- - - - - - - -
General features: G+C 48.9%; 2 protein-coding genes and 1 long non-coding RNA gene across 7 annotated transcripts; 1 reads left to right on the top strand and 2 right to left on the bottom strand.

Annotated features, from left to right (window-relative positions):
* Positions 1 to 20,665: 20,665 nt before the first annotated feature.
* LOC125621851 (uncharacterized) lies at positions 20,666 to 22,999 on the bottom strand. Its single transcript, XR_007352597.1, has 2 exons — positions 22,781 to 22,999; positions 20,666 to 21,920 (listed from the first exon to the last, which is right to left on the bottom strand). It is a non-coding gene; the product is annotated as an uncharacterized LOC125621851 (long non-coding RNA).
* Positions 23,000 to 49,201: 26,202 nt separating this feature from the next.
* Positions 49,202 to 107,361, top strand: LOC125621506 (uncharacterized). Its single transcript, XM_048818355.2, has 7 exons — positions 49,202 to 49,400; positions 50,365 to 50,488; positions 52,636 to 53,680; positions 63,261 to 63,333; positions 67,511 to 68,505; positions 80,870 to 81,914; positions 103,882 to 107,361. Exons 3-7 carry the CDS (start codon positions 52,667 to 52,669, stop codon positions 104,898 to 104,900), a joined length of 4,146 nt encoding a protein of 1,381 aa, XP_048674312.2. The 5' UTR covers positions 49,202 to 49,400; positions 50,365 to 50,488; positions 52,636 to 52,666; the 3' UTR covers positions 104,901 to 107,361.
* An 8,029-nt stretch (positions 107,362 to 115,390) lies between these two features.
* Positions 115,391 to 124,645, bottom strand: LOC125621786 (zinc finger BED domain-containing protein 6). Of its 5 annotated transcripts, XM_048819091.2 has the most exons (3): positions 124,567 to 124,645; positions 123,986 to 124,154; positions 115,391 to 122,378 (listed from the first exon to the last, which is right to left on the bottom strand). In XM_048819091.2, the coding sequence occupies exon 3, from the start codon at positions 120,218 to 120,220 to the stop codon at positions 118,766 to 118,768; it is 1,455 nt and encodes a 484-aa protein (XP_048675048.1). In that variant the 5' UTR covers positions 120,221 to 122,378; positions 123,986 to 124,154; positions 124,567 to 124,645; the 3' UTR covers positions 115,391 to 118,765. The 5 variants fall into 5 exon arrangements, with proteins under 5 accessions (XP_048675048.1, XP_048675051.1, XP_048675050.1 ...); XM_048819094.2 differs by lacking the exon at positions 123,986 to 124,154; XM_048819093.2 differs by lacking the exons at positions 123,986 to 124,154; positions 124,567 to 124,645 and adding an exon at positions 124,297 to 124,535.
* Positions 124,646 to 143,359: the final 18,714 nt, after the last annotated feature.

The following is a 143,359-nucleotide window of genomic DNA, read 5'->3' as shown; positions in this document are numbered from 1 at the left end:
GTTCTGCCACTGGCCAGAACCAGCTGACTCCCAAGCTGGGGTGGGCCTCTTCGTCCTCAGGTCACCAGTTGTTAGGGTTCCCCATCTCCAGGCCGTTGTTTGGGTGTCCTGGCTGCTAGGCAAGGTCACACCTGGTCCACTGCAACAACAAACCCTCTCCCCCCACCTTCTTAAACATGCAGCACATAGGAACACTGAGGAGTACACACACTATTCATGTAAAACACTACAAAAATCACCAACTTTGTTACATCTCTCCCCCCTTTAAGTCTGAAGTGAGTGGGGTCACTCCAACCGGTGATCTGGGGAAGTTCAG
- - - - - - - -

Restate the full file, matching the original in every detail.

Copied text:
General features: G+C 48.9%; 2 protein-coding genes and 1 long non-coding RNA gene across 7 annotated transcripts; 1 reads left to right on the top strand and 2 right to left on the bottom strand.

Annotated features, from left to right (window-relative positions):
* Positions 1 to 20,665: 20,665 nt before the first annotated feature.
* LOC125621851 (uncharacterized) lies at positions 20,666 to 22,999 on the bottom strand. Its single transcript, XR_007352597.1, has 2 exons — positions 22,781 to 22,999; positions 20,666 to 21,920 (listed from the first exon to the last, which is right to left on the bottom strand). It is a non-coding gene; the product is annotated as an uncharacterized LOC125621851 (long non-coding RNA).
* Positions 23,000 to 49,201: 26,202 nt separating this feature from the next.
* Positions 49,202 to 107,361, top strand: LOC125621506 (uncharacterized). Its single transcript, XM_048818355.2, has 7 exons — positions 49,202 to 49,400; positions 50,365 to 50,488; positions 52,636 to 53,680; positions 63,261 to 63,333; positions 67,511 to 68,505; positions 80,870 to 81,914; positions 103,882 to 107,361. Exons 3-7 carry the CDS (start codon positions 52,667 to 52,669, stop codon positions 104,898 to 104,900), a joined length of 4,146 nt encoding a protein of 1,381 aa, XP_048674312.2. The 5' UTR covers positions 49,202 to 49,400; positions 50,365 to 50,488; positions 52,636 to 52,666; the 3' UTR covers positions 104,901 to 107,361.
* An 8,029-nt stretch (positions 107,362 to 115,390) lies between these two features.
* Positions 115,391 to 124,645, bottom strand: LOC125621786 (zinc finger BED domain-containing protein 6). Of its 5 annotated transcripts, XM_048819091.2 has the most exons (3): positions 124,567 to 124,645; positions 123,986 to 124,154; positions 115,391 to 122,378 (listed from the first exon to the last, which is right to left on the bottom strand). In XM_048819091.2, the coding sequence occupies exon 3, from the start codon at positions 120,218 to 120,220 to the stop codon at positions 118,766 to 118,768; it is 1,455 nt and encodes a 484-aa protein (XP_048675048.1). In that variant the 5' UTR covers positions 120,221 to 122,378; positions 123,986 to 124,154; positions 124,567 to 124,645; the 3' UTR covers positions 115,391 to 118,765. The 5 variants fall into 5 exon arrangements, with proteins under 5 accessions (XP_048675048.1, XP_048675051.1, XP_048675050.1 ...); XM_048819094.2 differs by lacking the exon at positions 123,986 to 124,154; XM_048819093.2 differs by lacking the exons at positions 123,986 to 124,154; positions 124,567 to 124,645 and adding an exon at positions 124,297 to 124,535.
* Positions 124,646 to 143,359: the final 18,714 nt, after the last annotated feature.

The following is a 143,359-nucleotide window of genomic DNA, read 5'->3' as shown; positions in this document are numbered from 1 at the left end:
GTTCTGCCACTGGCCAGAACCAGCTGACTCCCAAGCTGGGGTGGGCCTCTTCGTCCTCAGGTCACCAGTTGTTAGGGTTCCCCATCTCCAGGCCGTTGTTTGGGTGTCCTGGCTGCTAGGCAAGGTCACACCTGGTCCACTGCAACAACAAACCCTCTCCCCCCACCTTCTTAAACATGCAGCACATAGGAACACTGAGGAGTACACACACTATTCATGTAAAACACTACAAAAATCACCAACTTTGTTACATCTCTCCCCCCTTTAAGTCTGAAGTGAGTGGGGTCACTCCAACCGGTGATCTGGGGAAGTTCAG